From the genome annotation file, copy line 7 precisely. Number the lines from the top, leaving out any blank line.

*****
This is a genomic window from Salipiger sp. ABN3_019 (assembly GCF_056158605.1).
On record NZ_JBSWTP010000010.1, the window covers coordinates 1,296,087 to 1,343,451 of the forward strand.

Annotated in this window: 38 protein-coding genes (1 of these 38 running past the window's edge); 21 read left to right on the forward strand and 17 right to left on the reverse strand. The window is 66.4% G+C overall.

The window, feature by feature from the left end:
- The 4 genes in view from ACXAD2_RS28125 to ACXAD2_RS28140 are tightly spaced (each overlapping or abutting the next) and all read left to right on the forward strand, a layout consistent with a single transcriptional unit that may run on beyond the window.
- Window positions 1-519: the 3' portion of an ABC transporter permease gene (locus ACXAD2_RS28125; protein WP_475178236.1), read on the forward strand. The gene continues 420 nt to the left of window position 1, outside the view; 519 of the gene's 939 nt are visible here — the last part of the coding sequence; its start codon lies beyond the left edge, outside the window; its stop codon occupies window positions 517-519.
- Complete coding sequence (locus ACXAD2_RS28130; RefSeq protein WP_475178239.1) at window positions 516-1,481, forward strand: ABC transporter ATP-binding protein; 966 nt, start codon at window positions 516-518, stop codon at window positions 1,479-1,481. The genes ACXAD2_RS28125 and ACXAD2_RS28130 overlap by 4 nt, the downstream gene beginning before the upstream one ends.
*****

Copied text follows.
- Complete coding sequence (locus ACXAD2_RS28130; RefSeq protein WP_475178239.1) at window positions 516-1,481, forward strand: ABC transporter ATP-binding protein; 966 nt, start codon at window positions 516-518, stop codon at window positions 1,479-1,481. The genes ACXAD2_RS28125 and ACXAD2_RS28130 overlap by 4 nt, the downstream gene beginning before the upstream one ends.